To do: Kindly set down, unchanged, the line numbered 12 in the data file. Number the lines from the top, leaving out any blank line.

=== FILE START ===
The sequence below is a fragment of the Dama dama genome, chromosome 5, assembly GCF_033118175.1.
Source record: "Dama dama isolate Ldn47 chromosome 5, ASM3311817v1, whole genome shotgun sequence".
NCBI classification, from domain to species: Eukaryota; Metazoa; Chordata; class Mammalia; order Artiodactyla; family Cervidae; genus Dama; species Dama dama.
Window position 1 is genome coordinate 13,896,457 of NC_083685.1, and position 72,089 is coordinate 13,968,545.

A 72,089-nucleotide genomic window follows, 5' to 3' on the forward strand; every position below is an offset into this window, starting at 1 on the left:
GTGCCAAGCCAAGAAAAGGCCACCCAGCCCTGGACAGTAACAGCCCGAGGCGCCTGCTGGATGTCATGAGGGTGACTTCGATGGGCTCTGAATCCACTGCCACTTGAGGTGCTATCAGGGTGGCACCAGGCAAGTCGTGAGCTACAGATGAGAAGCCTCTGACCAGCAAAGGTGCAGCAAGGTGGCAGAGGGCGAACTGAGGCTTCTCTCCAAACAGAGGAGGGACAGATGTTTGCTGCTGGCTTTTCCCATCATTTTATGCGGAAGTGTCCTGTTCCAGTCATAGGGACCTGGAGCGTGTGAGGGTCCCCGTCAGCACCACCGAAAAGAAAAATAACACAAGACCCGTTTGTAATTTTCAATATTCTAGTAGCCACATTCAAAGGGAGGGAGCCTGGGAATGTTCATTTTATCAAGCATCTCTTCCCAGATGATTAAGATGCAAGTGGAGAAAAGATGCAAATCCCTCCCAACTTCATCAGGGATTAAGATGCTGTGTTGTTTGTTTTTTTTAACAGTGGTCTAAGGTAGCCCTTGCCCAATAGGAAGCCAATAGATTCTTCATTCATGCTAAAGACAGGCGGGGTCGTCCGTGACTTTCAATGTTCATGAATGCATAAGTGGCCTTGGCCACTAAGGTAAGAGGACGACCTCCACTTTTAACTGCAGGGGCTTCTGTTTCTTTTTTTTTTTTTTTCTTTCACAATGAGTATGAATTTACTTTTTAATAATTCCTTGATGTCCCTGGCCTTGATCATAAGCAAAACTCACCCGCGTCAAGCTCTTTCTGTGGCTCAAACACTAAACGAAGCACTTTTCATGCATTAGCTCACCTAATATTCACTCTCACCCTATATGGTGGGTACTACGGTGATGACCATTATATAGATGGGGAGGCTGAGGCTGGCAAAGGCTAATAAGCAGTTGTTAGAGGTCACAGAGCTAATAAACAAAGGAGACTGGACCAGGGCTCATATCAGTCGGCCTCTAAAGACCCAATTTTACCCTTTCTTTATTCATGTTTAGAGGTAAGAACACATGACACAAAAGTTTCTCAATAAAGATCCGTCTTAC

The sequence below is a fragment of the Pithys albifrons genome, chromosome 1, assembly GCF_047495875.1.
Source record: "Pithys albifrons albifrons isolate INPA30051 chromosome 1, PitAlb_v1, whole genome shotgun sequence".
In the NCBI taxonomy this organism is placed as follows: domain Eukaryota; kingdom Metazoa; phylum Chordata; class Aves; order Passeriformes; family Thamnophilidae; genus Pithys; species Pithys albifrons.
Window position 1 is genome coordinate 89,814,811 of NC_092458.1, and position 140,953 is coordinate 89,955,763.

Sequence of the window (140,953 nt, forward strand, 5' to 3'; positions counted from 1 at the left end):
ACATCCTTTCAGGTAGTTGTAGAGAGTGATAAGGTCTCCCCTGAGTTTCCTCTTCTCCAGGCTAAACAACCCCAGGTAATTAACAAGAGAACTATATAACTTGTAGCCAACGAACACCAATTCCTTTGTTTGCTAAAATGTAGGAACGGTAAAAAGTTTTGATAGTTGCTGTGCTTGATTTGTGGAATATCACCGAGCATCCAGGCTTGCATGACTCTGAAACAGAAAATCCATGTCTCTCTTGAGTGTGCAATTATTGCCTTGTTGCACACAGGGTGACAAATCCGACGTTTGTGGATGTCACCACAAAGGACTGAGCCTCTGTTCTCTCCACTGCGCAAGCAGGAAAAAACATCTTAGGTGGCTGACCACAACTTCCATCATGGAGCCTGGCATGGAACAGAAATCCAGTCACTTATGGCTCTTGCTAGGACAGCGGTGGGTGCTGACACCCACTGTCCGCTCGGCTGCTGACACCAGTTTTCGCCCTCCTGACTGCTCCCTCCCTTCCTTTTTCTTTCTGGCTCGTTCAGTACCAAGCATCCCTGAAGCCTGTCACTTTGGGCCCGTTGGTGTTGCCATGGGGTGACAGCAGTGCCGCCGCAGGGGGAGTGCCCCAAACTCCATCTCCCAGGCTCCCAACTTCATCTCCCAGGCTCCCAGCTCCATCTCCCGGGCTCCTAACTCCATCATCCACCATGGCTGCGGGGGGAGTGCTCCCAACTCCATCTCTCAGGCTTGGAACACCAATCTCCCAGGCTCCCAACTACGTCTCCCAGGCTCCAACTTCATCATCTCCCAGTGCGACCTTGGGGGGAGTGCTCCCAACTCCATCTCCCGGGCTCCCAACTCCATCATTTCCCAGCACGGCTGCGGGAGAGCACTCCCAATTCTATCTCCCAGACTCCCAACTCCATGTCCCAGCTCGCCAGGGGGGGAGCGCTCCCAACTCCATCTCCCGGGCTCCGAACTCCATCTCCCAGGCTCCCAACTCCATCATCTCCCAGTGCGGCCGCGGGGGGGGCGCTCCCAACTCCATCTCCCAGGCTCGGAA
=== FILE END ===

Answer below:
ACATCCTTTCAGGTAGTTGTAGAGAGTGATAAGGTCTCCCCTGAGTTTCCTCTTCTCCAGGCTAAACAACCCCAGGTAATTAACAAGAGAACTATATAACTTGTAGCCAACGAACACCAATTCCTTTGTTTGCTAAAATGTAGGAACGGTAAAAAGTTTTGATAGTTGCTGTGCTTGATTTGTGGAATATCACCGAGCATCCAGGCTTGCATGACTCTGAAACAGAAAATCCATGTCTCTCTTGAGTGTGCAATTATTGCCTTGTTGCACACAGGGTGACAAATCCGACGTTTGTGGATGTCACCACAAAGGACTGAGCCTCTGTTCTCTCCACTGCGCAAGCAGGAAAAAACATCTTAGGTGGCTGACCACAACTTCCATCATGGAGCCTGGCATGGAACAGAAATCCAGTCACTTATGGCTCTTGCTAGGACAGCGGTGGGTGCTGACACCCACTGTCCGCTCGGCTGCTGACACCAGTTTTCGCCCTCCTGACTGCTCCCTCCCTTCCTTTTTCTTTCTGGCTCGTTCAGTACCAAGCATCCCTGAAGCCTGTCACTTTGGGCCCGTTGGTGTTGCCATGGGGTGACAGCAGTGCCGCCGCAGGGGGAGTGCCCCAAACTCCATCTCCCAGGCTCCCAACTTCATCTCCCAGGCTCCCAGCTCCATCTCCCGGGCTCCTAACTCCATCATCCACCATGGCTGCGGGGGGAGTGCTCCCAACTCCATCTCTCAGGCTTGGAACACCAATCTCCCAGGCTCCCAACTACGTCTCCCAGGCTCCAACTTCATCATCTCCCAGTGCGACCTTGGGGGGAGTGCTCCCAACTCCATCTCCCGGGCTCCCAACTCCATCATTTCCCAGCACGGCTGCGGGAGAGCACTCCCAATTCTATCTCCCAGACTCCCAACTCCATGTCCCAGCTCGCCAGGGGGGGAGCGCTCCCAACTCCATCTCCCGGGCTCCGAACTCCATCTCCCAGGCTCCCAACTCCATCATCTCCCAGTGCGGCCGCGGGGGGGGCGCTCCCAACTCCATCTCCCAGGCTCGGAA